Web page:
Kwame Nkrumah/ Text Adjoa Armah
James Barnor. Kwame Nkrumah in his PG (Prison Graduate) cap,
kicking a football before the start of an international match at Owusu Memorial Park in Fadama, Accra, 1952 © the artist & galerie Clémentine de la Féronnière

“We have awakened. We will not sleep anymore. Today, from now on, there is a new African in the World!”. With these words, Osagyefo Dr. Kwame Nkrumah ended the Ghanaian independence speech, his vision focussed beyond the boundaries of Ghana. Dr. Nkrumah never let go of this commitment to the new African: liberation required much more than the sovereignty of any one nation state. The project was for all Africans, beyond the continent and speaking back to the earliest Pan-Africanist thinkers, born in the Americas, who played a treasured role in our collective history. With this ideological commitment, early in the post-independence period Dr. Nkrumah invited several prominent figures of the African diaspora to Ghana. These figures, amongst them W.E.B. Dubois and George Padmore, were intended to lend their minds to the building of a cultural and political landscape befitting this new African. They were the first wave of return, one undergirded by a radical sentiment and political conviction.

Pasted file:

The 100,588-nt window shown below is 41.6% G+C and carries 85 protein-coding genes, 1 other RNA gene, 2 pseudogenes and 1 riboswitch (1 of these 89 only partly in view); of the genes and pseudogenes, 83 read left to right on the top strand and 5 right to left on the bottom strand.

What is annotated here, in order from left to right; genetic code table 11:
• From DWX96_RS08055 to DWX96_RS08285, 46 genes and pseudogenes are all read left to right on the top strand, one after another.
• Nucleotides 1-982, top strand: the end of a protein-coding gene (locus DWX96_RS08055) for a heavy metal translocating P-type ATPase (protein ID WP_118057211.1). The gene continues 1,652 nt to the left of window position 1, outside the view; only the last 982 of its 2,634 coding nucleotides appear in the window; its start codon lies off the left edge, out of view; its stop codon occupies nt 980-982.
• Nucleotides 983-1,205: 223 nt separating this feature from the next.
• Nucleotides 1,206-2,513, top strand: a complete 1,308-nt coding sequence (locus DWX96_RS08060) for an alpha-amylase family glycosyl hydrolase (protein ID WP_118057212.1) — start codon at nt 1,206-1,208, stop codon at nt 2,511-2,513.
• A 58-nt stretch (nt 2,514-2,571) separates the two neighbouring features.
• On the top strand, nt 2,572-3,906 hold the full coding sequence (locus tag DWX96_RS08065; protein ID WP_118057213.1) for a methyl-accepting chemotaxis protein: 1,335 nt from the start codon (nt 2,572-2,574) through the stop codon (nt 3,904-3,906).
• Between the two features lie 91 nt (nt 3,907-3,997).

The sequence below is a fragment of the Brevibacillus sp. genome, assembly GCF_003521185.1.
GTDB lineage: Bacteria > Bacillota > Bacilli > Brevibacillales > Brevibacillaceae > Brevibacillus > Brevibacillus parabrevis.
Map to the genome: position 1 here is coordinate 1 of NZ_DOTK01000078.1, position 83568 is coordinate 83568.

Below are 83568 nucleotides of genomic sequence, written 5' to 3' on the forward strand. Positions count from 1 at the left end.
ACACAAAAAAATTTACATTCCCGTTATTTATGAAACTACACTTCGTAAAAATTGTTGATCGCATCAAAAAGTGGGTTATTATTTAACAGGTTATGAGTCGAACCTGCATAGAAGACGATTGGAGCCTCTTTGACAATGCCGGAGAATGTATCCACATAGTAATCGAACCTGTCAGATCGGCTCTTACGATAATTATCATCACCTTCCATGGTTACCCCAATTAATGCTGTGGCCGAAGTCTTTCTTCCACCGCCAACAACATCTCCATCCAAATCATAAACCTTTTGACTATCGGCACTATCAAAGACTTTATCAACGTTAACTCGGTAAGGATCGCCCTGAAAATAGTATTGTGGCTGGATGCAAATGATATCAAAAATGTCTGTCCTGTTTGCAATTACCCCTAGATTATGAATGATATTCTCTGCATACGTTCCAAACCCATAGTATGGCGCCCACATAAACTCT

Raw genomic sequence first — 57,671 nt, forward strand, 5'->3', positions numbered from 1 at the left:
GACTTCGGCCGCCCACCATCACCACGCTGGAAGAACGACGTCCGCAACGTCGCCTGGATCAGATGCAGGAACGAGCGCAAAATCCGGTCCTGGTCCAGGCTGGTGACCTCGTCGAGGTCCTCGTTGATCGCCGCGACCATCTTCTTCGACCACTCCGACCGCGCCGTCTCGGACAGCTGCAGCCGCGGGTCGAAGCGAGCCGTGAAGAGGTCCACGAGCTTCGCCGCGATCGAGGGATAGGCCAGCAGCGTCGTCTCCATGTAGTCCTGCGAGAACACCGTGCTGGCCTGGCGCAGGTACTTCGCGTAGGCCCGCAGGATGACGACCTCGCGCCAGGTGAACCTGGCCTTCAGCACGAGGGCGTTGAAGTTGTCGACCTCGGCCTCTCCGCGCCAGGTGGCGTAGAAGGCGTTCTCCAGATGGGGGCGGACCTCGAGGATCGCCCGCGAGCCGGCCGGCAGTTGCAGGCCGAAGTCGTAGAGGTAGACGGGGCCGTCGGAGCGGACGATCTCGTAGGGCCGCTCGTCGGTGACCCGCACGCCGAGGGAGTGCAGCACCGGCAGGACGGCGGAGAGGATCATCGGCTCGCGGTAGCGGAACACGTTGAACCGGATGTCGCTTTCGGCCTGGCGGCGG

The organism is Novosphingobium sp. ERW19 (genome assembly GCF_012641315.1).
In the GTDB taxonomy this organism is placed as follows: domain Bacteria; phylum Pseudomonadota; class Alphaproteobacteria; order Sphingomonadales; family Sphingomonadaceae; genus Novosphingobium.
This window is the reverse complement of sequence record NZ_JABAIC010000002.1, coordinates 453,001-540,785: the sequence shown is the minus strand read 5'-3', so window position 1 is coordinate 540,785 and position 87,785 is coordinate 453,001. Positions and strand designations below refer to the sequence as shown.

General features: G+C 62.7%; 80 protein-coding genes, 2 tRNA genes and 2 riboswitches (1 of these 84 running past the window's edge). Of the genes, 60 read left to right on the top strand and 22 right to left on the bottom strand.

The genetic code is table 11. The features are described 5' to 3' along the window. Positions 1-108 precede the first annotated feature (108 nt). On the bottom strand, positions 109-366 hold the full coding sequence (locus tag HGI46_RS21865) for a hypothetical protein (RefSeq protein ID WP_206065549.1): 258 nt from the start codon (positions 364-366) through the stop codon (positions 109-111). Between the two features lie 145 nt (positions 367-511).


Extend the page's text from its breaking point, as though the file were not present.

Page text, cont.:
Adjoa Armah
April 27th 2020

James Barnor ( droite ) avec Kwame Nkrumah, Roy et Rebecca Ankrah, à Accra en 1952. © James Barnor/Neutral Grey